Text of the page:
When he drops his hand and opens his eyes, he keeps his head down.

“Gwen. I don’t lie. I’m not a liar. I’m not a—a user or whatever you think. I’m me. And I thought you finally cared who that was. I thought that was what this summer was starting to be about.” He raises his head.

“I don’t know what this summer is about,” I admit.

“Well, I do,” he says, the slightest edge of bitterness in his voice. Then he turns fully to me, looks directly at me.

No, not bitterness. Hurt.

And I can practically see every weapon, any defenses he’s had up, the distant look, the rich-boy poise, the shielding charm, slip from him, hear them all clatter to the floor.

He takes his hands out of his pockets, hangs them at his sides, lifts his eyes to mine again and lets me read everything in his.




The realization is quick, sharp, and shattering like that bag striking the wall.

I’m not the only one who can get hurt here.

Who was hurt here.

I can’t fathom his face in the dark. But right now, in this moment, I don’t need lightning to see.

He was right. I should come with a YouTube instructional video. Or a complete boxed set. How the hell can I expect him to figure me out when I don’t even get myself? And worse, I’m a total hypocrite—hurt and angry that he’d think about having sex with me, when I’ve gone there so many times in my own mind. I still don’t understand what happened after the Bronco that night. Or even in it. No. But maybe . . . maybe there is an explanation, other than the one I’ve been so sure was the only truth.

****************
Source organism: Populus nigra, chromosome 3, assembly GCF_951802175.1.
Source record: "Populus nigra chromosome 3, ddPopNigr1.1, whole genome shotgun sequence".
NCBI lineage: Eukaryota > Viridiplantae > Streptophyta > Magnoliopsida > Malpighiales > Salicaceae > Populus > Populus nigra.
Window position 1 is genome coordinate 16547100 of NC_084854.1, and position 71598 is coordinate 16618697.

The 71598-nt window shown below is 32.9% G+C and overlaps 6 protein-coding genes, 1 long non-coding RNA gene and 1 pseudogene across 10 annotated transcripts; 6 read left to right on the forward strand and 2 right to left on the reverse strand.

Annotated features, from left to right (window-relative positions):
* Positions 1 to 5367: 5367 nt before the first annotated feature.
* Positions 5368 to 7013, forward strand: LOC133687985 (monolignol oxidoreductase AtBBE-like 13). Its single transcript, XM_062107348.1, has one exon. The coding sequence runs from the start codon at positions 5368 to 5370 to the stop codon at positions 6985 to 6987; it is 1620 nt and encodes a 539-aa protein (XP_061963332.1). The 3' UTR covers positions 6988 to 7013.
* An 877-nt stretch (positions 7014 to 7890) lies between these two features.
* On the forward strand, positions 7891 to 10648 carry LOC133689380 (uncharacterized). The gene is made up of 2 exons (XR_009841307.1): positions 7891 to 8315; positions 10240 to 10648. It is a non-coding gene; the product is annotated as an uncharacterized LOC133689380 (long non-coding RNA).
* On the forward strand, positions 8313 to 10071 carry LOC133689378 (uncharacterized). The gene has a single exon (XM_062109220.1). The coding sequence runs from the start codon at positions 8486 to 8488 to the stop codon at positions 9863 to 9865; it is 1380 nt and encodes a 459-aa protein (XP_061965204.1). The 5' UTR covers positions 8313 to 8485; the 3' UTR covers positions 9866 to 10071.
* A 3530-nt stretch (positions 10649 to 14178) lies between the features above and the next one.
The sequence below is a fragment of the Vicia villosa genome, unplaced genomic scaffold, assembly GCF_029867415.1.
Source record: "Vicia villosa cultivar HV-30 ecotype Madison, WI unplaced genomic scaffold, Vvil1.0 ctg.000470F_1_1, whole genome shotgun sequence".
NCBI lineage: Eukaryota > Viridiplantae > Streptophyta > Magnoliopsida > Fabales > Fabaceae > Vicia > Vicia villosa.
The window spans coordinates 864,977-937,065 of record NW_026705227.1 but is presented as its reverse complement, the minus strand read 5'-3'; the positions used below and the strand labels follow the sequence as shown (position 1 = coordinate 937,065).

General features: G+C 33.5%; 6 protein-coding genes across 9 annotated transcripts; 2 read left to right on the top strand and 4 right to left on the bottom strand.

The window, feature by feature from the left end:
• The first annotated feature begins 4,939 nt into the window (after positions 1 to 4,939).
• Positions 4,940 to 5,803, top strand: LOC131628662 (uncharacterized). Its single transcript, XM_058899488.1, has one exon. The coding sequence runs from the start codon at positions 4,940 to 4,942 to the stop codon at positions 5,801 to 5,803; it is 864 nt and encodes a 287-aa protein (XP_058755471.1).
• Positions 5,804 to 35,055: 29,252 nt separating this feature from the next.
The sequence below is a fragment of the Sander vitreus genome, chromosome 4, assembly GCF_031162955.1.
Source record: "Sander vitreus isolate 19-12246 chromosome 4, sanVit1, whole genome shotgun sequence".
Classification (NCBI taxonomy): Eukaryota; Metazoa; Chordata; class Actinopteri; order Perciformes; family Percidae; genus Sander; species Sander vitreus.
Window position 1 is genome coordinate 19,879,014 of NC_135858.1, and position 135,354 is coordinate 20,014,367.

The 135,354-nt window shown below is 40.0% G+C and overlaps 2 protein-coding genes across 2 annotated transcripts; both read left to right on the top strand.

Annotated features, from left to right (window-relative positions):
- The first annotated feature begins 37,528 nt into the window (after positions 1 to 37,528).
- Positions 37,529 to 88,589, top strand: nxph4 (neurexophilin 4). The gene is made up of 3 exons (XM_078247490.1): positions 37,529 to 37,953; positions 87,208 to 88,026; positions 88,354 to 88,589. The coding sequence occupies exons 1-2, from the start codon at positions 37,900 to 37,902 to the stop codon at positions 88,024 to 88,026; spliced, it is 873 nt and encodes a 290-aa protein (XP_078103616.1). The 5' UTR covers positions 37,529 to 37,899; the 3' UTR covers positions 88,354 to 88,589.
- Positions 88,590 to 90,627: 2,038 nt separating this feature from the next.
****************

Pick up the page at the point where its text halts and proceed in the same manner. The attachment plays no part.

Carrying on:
Because nothing about Cass is, or ever has been, “no big deal.”

It’s very still. The rain has passed far into the distance, the high winds quieted down. Nothing to drown out my thoughts or the words I might say. Have to say.

“Guess we should go,” Cass says, his voice remote again, as if he has decided this is just impossible.

I bend down, retrieve the rumpled bag full of broken glass, oozing root beer from a jagged tear in the soggy bottom. Wrap it up in a beach towel. Pick up the picnic pieces, cheese, bread, strawberries. Gather it all together. The cleaning woman’s daughter.

But not only that.

“Cass.” I swallow. “I—I can get past the lobsters.”

“That’s a start,” he says, his voice cool.

“C-can I walk you home?” I ask. “So you don’t have to turn the key in the lock?”

A long silence. “Is that the only reason?” he asks finally.

I take a deep breath. Another deep breath.

“Maybe not,” I say at last, “the only one.”

In the low tide, the waves are lapping lazily far down the beach.

The only lingering sign of the storm are dimples in the sand from the pelting rain, and huge piles of kelp and rocks and boat shells littering the beach.

“Heavy lifting to come for the yard boy,” I say, scrambling for casual.

Cass tips his head in acknowledgment.

I trip on something and nearly fall and he reaches out a hand to catch me, then lets it drop before he can touch me.

Slowly, infinitesimally, as though if I moved quickly I might scare him off, I reach out for his hand, tangle mine in it, fingers slipping between fingers, then hand locking on hand.